Credit unions continue to have a “millennial” problem. They’re your future savers and borrowers – but 71% have little or no knowledge of credit unions. The good news is that millennials also distrust banks. For more than a century, credit unions have fought hard for the underserved by putting people first. Take the same approach with this group. Identify their needs, and work on building trusting relationships with them.
High-Performing Leadership Teams
Payroll is a mission-critical investment. Employee engagement remains low, and many managers spend their time focusing on issues not critical to the organization’s success. By continually identifying and developing star employees, credit unions can create a powerful team. This is one approach that will improve productivity and provide a critical competitive advantage.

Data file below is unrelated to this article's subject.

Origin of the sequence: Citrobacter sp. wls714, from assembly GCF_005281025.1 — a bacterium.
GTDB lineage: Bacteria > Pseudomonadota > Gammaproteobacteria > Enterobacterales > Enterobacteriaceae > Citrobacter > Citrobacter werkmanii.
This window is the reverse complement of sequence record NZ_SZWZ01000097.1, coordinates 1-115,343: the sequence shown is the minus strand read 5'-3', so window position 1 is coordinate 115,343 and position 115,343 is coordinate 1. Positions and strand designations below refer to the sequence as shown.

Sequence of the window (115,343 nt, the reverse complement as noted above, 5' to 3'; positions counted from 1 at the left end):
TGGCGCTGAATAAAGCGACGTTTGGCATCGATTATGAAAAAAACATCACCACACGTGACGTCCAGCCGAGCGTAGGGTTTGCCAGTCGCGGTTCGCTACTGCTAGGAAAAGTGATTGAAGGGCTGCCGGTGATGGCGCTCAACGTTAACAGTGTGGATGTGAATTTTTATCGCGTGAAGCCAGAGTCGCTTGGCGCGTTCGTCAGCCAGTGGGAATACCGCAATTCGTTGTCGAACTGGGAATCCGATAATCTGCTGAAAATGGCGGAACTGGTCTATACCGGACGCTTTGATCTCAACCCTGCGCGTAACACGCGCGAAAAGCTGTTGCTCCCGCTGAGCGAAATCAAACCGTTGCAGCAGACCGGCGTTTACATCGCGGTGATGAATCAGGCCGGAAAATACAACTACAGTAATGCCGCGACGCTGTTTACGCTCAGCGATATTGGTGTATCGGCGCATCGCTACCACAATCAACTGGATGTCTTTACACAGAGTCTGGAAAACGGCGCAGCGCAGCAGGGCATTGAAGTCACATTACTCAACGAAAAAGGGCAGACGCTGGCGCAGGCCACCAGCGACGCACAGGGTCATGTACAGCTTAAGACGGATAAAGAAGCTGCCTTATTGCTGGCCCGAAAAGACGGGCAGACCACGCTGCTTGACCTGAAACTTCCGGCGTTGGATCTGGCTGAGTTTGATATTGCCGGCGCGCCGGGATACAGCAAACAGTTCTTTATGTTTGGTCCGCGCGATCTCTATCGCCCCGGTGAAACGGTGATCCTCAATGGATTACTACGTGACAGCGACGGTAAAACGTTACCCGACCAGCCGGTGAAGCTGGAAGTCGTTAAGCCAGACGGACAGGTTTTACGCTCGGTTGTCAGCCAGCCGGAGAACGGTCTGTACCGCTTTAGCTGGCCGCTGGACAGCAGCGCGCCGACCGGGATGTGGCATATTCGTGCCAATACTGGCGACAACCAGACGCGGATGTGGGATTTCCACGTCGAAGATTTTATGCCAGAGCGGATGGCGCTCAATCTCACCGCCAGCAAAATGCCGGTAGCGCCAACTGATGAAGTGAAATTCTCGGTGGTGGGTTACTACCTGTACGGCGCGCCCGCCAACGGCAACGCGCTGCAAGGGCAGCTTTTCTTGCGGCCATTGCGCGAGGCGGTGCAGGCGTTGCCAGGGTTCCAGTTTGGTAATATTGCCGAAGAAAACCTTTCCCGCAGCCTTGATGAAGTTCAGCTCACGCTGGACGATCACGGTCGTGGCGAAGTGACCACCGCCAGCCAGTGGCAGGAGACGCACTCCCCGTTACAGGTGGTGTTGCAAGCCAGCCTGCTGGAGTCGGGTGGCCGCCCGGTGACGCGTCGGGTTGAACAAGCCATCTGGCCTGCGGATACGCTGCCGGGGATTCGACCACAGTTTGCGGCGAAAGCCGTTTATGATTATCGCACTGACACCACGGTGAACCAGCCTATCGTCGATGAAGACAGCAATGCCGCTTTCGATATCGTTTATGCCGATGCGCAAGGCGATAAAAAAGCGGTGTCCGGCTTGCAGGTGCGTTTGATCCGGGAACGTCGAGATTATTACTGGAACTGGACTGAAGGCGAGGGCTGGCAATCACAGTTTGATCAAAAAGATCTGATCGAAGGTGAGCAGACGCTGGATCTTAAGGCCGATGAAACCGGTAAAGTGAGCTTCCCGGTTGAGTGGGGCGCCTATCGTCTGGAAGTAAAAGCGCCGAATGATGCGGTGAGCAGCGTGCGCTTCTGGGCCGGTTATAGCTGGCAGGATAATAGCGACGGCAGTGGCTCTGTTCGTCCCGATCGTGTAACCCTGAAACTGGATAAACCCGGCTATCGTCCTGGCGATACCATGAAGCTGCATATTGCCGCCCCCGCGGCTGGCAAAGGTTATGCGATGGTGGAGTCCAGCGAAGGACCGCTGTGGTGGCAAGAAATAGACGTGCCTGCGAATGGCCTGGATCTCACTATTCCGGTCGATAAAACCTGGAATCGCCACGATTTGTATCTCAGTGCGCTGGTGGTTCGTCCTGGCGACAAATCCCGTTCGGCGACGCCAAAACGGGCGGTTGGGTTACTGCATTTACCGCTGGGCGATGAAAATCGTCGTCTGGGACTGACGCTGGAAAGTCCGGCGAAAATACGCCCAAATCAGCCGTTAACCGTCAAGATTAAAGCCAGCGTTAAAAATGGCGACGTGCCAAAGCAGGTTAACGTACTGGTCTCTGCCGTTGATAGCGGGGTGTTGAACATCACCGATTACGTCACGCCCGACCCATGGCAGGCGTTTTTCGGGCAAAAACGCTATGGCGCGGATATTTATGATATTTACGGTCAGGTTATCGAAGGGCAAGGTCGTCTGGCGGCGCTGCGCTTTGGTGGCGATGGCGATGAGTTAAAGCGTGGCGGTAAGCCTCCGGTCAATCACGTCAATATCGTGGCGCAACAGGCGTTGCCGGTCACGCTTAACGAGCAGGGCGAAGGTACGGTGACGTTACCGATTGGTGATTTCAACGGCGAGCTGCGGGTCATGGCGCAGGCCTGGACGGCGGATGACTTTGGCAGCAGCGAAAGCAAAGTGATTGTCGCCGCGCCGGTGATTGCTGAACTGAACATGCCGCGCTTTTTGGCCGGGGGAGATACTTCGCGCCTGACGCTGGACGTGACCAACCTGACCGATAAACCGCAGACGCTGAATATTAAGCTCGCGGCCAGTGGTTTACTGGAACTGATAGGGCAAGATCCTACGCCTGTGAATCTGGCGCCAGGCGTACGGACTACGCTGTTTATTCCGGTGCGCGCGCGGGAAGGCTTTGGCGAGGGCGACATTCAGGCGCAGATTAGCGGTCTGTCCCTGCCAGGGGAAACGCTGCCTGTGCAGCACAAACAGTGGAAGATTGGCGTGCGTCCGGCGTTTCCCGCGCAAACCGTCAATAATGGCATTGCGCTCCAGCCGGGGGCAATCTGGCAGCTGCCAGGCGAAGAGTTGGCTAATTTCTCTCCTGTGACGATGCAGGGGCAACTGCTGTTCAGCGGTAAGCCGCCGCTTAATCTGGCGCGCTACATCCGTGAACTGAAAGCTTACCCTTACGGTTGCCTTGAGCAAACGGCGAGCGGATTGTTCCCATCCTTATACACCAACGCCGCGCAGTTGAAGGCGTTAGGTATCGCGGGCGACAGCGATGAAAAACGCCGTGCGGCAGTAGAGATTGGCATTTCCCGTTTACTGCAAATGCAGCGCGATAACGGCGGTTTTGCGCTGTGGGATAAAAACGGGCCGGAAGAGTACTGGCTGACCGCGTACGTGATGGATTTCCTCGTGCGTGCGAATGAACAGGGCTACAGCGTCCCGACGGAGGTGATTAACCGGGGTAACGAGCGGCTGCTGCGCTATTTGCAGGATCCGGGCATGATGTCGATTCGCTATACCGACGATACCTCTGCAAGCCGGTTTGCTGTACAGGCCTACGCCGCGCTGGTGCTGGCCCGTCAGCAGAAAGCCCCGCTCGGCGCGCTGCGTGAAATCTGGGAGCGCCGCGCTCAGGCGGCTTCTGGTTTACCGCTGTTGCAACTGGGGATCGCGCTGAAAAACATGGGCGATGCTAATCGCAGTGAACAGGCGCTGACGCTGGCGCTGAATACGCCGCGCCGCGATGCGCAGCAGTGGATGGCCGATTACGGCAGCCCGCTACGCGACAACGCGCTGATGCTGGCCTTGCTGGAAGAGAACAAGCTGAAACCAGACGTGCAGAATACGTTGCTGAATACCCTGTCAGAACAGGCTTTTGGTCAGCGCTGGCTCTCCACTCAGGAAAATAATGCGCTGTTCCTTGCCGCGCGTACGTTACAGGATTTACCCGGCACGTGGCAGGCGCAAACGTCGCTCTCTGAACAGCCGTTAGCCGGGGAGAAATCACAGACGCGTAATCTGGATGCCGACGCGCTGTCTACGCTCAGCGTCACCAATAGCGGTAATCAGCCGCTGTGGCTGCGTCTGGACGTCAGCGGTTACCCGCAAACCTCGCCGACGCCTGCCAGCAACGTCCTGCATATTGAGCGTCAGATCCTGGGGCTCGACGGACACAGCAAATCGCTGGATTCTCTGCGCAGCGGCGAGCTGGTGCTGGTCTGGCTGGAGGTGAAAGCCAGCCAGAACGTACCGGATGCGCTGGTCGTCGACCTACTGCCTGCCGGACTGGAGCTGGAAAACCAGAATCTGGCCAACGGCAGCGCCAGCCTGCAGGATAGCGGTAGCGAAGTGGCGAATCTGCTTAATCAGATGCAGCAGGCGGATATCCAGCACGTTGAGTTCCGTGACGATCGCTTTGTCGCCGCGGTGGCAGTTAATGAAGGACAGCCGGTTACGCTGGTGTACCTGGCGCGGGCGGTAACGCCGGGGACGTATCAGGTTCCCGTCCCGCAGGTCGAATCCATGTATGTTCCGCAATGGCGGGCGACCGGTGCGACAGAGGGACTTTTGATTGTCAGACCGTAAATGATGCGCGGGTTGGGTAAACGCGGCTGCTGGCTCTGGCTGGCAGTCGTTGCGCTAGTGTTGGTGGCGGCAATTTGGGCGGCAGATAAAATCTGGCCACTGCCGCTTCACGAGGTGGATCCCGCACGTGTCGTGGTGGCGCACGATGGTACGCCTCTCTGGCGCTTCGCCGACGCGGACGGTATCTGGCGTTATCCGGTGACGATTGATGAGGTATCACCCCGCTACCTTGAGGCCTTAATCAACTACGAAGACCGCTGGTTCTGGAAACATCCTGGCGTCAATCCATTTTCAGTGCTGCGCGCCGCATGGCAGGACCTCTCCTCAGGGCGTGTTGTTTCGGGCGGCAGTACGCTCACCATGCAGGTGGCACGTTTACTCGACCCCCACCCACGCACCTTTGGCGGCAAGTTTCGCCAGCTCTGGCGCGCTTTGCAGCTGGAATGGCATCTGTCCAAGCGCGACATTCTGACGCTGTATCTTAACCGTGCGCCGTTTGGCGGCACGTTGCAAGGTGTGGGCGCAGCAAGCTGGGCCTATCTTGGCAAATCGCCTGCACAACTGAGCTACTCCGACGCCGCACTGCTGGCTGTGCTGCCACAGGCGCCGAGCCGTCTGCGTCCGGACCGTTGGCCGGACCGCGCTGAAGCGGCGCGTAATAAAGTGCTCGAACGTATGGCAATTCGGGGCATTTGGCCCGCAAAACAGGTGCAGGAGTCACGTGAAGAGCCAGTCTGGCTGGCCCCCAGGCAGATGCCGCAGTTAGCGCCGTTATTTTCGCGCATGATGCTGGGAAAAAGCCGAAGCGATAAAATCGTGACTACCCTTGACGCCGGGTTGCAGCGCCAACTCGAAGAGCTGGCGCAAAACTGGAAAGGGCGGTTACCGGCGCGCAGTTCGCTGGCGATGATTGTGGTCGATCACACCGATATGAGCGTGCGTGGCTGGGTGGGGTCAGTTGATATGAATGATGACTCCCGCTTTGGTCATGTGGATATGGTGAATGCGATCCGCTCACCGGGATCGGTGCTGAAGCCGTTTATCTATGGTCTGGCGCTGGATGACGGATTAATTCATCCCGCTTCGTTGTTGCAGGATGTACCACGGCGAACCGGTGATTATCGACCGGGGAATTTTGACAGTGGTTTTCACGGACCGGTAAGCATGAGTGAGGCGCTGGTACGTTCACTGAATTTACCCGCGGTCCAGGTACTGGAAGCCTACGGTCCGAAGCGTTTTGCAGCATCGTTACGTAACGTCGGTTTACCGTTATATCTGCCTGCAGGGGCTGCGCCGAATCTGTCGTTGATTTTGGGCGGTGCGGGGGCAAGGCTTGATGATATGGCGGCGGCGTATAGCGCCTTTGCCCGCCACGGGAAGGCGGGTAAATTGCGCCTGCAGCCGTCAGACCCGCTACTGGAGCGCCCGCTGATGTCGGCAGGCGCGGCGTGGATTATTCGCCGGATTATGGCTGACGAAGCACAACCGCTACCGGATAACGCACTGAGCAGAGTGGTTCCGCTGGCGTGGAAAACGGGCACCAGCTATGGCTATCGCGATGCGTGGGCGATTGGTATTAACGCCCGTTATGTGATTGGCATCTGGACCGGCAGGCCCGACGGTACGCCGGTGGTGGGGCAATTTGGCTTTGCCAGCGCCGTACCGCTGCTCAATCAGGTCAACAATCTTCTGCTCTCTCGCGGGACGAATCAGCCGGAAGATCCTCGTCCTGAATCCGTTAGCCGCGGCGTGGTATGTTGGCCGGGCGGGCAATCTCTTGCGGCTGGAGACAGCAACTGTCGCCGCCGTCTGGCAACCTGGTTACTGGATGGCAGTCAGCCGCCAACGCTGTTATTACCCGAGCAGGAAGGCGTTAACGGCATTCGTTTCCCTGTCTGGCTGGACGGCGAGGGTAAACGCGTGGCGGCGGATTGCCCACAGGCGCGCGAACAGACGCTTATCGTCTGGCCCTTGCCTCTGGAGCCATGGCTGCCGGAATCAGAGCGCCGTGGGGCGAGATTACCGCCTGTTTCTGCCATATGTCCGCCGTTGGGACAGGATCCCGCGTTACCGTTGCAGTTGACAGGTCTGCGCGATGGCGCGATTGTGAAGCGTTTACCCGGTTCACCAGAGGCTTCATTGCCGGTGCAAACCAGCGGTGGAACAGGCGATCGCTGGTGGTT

Credit unions are beginning to expand and increase their use of the ever-increasing volume of available data. That’s due to the rapid expansion of mobile computing and wireless networks. Available data includes transactional data credit unions have through their core systems, as well as social media and other public information. Credit unions are using this information to manage, decipher, and react to consumer behavior.
CUNA’s Member Activation Program reveals that involving members in advocacy can lead to increased member loyalty and higher wallet share.
Credit union members in focus groups tell CUNA it is their credit union’s responsibility to inform them – as owners of their cooperative – of legislative and regulatory issues that affect the institution’s success.
The research shows lawmakers that millions of members – who also represent voters and constituents – will fight on credit unions’ behalf if issues such as taxation, the excessive regulatory burden, and expensive merchant data breaches threaten the credit union value proposition.